Humming along through five innings, all it took was two mistakes to ruin R.A. Dickey's Sunday afternoon.
The veteran right-hander had his knuckleball dancing until the top of the sixth, when Tampa Bay's Luke Scott and Kelly Johnson hit back-to-back home runs on successive pitches to propel the Rays to a 4-3 victory and a three-game sweep of Toronto.
"That seems to have been my bane this year. It's not all the time that you make a mistake with one and it gets hit out of the park. It's just this year it's been the case," said Dickey, the 2012 National League Cy Young Award winner. "You make a mistake and they pop one out."
With the score tied 1-1 and James Loney on board with a single, Scott belted his ninth home run of the season just over the wall in right to extend his hitting streak to a career-high 13 games.
"His knuckleball is a great pitch, it's really tough to square up," Scott said. "It should be illegal to throw that pitch. There's a reason why he won the Cy Young last year. It's a real good pitch."
The Rays (58-41) had barely finished celebrating the two-run bomb when Johnson hit a towering drive into the second deck in right for the former Toronto second baseman's 15th home run of the campaign. Johnson's homer marked the fourth time Tampa Bay has gone back-to-back in 2013, including twice against Toronto (45-52), and the sixth time the Blue Jays have surrendered back-to-back home runs this season.
"We needed a little bit better pitching performance than (what) I gave us today," said Dickey, whose team has lost four straight. "We needed a big one out of me today and I was hopeful to go into the seventh. I felt really good — could have easily gone back out and it's just frustrating that the results were what they were."
Evan Longoria also went deep for the Rays, who hit seven home runs in the weekend series.
Toronto scored two in the ninth to cut Tampa Bay's lead to one when Jose Reyes doubled home Josh Thole and Brett Lawrie, but Rays closer Fernando Rodney struck out Jose Bautista and got a ground balls from Edwin Encarnacion and Melky Cabrera to pick up his 24th save.
"Tough one. We had our opportunity to at least tie the game," Reyes said. "It is what it is and it's a tough one. Disappointing."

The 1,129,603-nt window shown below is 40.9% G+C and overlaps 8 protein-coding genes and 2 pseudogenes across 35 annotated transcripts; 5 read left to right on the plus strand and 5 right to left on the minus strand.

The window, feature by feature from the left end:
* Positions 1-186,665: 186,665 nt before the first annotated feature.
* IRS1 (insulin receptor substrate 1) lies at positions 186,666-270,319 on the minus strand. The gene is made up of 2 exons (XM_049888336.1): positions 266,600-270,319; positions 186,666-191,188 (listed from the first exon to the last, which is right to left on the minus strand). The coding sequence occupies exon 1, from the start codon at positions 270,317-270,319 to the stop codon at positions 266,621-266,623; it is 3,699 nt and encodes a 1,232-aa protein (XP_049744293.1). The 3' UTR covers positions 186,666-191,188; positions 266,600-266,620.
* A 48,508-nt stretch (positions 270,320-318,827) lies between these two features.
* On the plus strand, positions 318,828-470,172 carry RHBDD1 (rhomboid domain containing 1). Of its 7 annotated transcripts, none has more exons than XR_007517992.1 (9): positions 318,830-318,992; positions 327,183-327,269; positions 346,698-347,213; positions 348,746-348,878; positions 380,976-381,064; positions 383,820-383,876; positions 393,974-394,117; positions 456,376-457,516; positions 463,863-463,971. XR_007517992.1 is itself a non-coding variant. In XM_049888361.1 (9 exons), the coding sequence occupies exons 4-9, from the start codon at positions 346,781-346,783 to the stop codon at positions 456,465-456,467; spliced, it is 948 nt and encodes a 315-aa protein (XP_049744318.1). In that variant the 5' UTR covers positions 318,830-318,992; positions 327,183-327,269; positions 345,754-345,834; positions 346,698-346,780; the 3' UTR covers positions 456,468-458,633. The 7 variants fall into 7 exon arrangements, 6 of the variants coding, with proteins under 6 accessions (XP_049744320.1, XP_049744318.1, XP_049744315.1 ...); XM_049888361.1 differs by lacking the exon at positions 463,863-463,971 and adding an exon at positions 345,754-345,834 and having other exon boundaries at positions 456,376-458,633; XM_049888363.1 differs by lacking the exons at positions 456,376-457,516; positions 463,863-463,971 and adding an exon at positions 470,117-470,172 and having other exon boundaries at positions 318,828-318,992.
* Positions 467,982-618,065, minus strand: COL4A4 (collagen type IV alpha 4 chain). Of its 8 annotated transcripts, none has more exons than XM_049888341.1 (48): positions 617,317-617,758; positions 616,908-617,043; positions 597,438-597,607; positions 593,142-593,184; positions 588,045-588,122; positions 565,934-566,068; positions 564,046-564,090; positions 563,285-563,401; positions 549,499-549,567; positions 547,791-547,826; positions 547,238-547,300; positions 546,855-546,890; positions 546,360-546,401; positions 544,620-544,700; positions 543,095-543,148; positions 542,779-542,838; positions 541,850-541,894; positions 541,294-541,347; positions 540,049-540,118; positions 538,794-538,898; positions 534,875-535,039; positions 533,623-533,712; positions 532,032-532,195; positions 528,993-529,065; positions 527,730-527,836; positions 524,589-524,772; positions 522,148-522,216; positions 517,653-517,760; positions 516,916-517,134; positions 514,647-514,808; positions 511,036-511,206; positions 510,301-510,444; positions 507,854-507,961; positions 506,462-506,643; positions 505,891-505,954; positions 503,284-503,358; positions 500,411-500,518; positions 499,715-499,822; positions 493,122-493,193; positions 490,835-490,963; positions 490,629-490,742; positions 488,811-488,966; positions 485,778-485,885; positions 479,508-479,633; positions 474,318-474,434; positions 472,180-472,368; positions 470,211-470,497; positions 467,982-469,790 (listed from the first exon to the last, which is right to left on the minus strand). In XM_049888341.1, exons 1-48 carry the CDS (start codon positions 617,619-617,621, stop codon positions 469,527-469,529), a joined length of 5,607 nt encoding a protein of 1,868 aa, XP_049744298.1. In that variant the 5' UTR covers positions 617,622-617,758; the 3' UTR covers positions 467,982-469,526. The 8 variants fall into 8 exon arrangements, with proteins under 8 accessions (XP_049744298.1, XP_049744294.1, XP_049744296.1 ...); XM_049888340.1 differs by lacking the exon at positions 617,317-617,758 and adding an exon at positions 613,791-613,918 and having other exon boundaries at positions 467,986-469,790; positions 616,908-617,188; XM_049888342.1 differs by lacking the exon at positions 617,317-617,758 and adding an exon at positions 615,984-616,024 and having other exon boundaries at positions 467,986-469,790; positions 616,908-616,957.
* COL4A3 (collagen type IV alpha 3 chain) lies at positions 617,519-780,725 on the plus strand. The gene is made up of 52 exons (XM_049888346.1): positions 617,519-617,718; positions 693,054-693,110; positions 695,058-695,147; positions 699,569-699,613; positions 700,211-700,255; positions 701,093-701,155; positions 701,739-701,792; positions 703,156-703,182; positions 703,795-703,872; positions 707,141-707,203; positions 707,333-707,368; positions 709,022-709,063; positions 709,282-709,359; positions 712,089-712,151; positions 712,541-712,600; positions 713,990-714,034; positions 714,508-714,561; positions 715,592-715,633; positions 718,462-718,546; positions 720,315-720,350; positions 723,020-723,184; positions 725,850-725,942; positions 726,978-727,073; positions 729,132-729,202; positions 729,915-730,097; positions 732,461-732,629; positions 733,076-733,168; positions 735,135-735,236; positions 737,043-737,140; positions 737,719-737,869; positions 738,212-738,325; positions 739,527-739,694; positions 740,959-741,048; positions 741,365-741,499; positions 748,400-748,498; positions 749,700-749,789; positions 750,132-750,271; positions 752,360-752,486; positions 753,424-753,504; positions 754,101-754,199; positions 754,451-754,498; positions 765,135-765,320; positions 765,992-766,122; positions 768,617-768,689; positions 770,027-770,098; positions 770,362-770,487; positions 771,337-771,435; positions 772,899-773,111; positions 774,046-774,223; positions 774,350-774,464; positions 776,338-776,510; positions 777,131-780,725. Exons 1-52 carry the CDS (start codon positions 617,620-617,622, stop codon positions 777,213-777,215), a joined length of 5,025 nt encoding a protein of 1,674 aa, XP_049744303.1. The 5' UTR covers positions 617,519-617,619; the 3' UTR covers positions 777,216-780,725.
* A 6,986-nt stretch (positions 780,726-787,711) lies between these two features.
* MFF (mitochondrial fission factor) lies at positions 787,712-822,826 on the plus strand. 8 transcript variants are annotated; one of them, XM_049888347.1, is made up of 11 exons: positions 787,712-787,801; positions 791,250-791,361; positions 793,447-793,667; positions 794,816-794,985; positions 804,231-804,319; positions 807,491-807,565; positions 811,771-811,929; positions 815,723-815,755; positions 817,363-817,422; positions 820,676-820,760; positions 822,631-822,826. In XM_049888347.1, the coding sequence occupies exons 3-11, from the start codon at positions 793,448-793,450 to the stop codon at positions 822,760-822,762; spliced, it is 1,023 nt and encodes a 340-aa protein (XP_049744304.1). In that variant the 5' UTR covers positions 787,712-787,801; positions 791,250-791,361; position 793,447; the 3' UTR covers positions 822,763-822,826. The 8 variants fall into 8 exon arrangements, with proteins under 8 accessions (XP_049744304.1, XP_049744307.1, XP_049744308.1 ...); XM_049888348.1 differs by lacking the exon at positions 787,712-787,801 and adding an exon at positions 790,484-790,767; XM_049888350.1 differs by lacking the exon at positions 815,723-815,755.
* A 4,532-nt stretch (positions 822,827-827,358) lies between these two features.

Dickey, who has not won since Canada Day and is now tied for the major league lead for home runs allowed with 23, agreed with fellow Toronto starter Mark Buehrle's assessment after Saturday's loss that the Blue Jays, who were expected to contend, might be "overrated."
"It's hard to see it any other way ... because of our record. I think the capability that this team has is still very, very good," said Dickey (8-11) after giving up four runs on seven hits and a walk while striking out eight. "We obviously still haven't put all the pieces together and hopefully we're going to be able to do that. This is a team that's not just built for (one) year."
Rays starter Chris Archer (5-3) had a stellar outing for Tampa Bay, giving up one run on five hits over seven innings. The 23-year-old right-hander also walked four and struck out one batter for the Rays, who have now won five straight games, 13 of their last 14 and 17 of 19 to climb into second place in the American League East.
"I've realized where my potential is and I'm striving for that every time out," Archer said.
Toronto, which occupies the AL East basement, had a chance to get back in it in the bottom of the sixth after Scott and Johnson went deep, but Lawrie popped out to second with the bases loaded for the third out. A large section of the sun-soaked but frustrated crowd of 41,247 at Rogers Centre, which watched the home team waste a number of similar opportunities in Saturday's loss, voiced its displeasure with a smattering of boos.
"Right now we're not playing good enough baseball to win a lot of games. That's just basically what it comes down to. They outplayed us in all three games ... they're on a nice little roll," Blue Jays manager John Gibbons said. "They've got a good ballclub, great pitching. That's just the way it is."
Toronto opened the scoring in the second when Thole's ground rule double to left brought Cabrera home from third.
Longoria tied it in the top of the fourth when he took Dickey's first pitch of the inning to the opposite field in right for his 20th home run of the season.
Dickey got in trouble in the top of the fifth when Tampa Bay put runners on second and third after two singles and a passed ball, but the 38-year-old struck out both Desmond Jennings and Ben Zobrist to keep the score tied 1-1 before things unravelled the following inning.
"The buck always starts with the guy in front of the camera. If I turn in a few more outings that are better outings we might be at .500. I think it starts with our pitching and me in particular," said Dickey, before adding: "We are all just spokes in a big wheel and everybody plays a part."
Notes: Prior to the game, the Blue Jays added former slugger Carlos Delgado to the club's Level of Excellence. Delgado joins former players Dave Stieb, Roberto Alomar, Tony Fernandez, Joe Carter and George Bell, along with former manager Cito Gaston, former general manager Pat Gillick, late broadcaster Tom Cheek and current president and CEO Paul Beeston in being honoured. ... Dickey only gave up 24 home runs all of last season. ... The Blue Jays activated Cabrera (left knee tendinitis) from the 15-day disabled list and optioned reliever Neil Wagner to triple-A Buffalo. ... The Rays activated Loney off the paternity list and optioned infielder Ryan Roberts to triple-A Durham. ... The Blue Jays open an interleague series against the Los Angeles Dodgers at Rogers Centre on Monday, while the Rays travel to Boston to take on the Red Sox.